7. I wonder how many people actually do not believe in an afterlife simply because they do not want to believe in an afterlife? I would guess this group is a minority within the people who do not hold a belief in a soul/afterlife. Most people who do not believe in souls/afterlives do so not because they don’t like the idea, but because there is no empirical evidence in favor of such a belief. If DEFINITELY dead people were able to reanimate and give details of objects that lie outside the natural causal chain of perception, then only the most dogmatic would remain in their no soul/afterlife position (but this really depends on how one defines soul or afterlife…). I don’t know that I have met a dogmatic asoulist.

    You are right that this experiment does not prove the existence of a soul. What it does is set up an opportunity to reject or fail to reject a claim given specific experimental conditions. Through the scientific method, we are never in a position to actually prove (in mathematical usage), we fail to reject a null hypothesis, and thereby strengthen belief in a hypothesis. After repeated attempts, all resulting in failure to reject, it becomes more and more reasonable to believe (proof in common usage).

    I wonder if many western people believe in a before life? Why or why not?

  8. I have met people who are somewhat "creeped out" by the idea of an afterlife, or who think that if we live forever it negates the value of this life. But generally, I'm sure if you presented the idea of living forever in a way that goes beyond your wildest ability to dream in this life, most people would take it!

    Consciousness is strange because when you are unconscious it seems to me that there is no awareness. Perhaps there is but we cannot remember it, for instance when we wake up after sleeping. So if there were a life after death, I usually envision something where a futuristic society, perhaps a billion years from now, will discover a way to reanimate the consciousnesses of everyone who has ever lived, or I imagine a system of time with a potentially infinite number of futures playing out (one of which would be a duplication of this moment perhaps), or I imagine that in some way we all become united again in a universal consciousness, or perhaps that we actually live in the minds of others. But since unconsciousness loses a sense of time, we could "wake up" a trillion years from now and perhaps we would feel like it was tomorrow.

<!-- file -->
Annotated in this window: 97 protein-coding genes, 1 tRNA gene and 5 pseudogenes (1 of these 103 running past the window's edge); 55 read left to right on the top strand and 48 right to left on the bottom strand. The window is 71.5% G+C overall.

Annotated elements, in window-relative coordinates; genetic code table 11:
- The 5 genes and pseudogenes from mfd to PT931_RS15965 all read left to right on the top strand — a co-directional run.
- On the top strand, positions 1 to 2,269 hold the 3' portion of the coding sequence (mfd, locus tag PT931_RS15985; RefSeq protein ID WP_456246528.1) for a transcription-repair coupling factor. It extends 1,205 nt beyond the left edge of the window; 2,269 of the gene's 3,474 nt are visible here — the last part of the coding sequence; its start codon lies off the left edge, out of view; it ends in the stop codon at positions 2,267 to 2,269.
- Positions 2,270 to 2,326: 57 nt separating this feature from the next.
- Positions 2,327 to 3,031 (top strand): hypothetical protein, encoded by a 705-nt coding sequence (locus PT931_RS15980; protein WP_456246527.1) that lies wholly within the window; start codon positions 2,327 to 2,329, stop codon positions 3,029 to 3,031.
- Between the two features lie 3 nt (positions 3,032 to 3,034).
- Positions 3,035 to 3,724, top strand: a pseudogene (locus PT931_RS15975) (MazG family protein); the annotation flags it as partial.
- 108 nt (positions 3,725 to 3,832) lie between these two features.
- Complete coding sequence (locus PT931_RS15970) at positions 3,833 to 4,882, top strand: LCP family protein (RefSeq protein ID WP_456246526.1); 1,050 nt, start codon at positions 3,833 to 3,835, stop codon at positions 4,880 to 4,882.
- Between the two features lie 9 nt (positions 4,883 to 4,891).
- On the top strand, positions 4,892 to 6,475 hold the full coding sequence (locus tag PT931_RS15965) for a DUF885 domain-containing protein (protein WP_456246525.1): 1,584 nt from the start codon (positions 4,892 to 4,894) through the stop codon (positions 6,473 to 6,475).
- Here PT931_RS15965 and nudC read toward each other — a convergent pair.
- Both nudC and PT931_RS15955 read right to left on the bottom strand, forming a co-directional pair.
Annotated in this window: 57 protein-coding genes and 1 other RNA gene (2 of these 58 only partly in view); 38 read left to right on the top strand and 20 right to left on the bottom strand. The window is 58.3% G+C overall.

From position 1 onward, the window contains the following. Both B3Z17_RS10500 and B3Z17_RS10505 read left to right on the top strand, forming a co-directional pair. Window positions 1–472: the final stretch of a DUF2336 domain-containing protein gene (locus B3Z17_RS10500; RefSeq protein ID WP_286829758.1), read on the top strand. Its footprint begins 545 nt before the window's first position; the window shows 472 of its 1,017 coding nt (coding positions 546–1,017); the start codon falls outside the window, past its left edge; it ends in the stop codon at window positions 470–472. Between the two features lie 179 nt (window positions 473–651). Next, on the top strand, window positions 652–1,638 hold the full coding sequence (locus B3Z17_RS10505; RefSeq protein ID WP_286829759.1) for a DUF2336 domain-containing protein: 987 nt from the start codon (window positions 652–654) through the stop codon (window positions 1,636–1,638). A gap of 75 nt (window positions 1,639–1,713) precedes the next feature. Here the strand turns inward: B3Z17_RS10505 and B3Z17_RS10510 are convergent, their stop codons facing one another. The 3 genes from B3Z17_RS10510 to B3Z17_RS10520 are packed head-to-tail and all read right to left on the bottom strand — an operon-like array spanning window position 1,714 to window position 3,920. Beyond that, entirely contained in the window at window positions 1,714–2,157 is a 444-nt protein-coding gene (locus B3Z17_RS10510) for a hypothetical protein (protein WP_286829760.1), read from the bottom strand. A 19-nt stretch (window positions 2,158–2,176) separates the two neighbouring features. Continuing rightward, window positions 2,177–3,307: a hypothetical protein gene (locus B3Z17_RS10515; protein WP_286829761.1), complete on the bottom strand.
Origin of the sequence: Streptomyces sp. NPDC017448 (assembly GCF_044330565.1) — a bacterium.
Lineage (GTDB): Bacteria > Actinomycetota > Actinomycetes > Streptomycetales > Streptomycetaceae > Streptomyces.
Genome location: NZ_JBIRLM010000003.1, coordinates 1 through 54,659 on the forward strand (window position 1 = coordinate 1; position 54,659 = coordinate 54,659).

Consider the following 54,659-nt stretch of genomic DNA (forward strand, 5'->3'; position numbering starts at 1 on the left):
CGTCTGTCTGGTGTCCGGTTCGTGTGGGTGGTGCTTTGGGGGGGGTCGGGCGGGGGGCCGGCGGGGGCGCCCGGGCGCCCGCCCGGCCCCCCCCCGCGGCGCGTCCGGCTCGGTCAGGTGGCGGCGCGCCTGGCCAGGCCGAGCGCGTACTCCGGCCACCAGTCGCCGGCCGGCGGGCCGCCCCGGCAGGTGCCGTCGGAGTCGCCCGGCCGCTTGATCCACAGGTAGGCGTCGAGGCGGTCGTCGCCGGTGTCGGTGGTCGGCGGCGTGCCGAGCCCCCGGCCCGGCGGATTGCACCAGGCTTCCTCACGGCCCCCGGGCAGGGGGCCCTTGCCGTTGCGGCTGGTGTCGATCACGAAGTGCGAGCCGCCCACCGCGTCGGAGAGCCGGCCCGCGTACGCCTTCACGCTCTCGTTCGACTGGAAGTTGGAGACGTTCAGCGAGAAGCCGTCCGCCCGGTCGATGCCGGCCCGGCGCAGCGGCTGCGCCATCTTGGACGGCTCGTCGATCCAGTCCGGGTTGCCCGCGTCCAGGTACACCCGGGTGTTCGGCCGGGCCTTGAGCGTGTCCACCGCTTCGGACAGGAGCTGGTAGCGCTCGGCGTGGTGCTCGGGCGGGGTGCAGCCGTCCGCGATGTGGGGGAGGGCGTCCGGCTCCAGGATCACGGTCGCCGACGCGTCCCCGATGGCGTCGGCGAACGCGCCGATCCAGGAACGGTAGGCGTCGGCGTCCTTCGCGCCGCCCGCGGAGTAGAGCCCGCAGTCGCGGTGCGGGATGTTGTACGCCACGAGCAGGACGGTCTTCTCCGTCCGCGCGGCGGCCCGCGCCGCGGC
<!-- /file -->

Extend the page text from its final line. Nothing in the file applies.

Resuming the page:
If we live forever in the more traditional way, then yes, we must have always lived if the soul is truly eternal. I think with certain views of time this works. I can have a certain instant of my creation and birth that is in the past, from my current perspective, but now I am in the future from the perspective of my birth. Perhaps time is not an entity in itself, but rather an entity of our consciousness in order to take it all in. Sort of like the sky is all around us all the time, but I have to turn my head all around to see it all.

    If this is true, our actions take on even greater importance. Whatever we choose to do will live forever - and of course it already exists, though we still must play the part.

    But if we are unconscious forever, we won't know it. But at some point, given the possibility of infinite scenarios, will we wake up?

  9. Steve, I served as an ICU chaplain for two years and I heard a lot of stories of people dying and coming back. After these events, most of the folks had peace about the whole dying process. I was surprised at how often this came up.

  10. Hey Adrian,

    Man, I hope I can hear some of your stories some time! I was able to speak to a relative about her near death experience once and it absolutely made my year.

    Life After Life is a good read by Raymond Moody - it seems that what you say is the rule. People find a peace in death after an NDE. Religious people become less religious, non-spiritual people become more spiritual. And I particularly liked that the predominant feeling concerning life was that two things were important:

    1. Loving people - as in taking care of your neighbor

    2. Learning things.

    Here's hoping!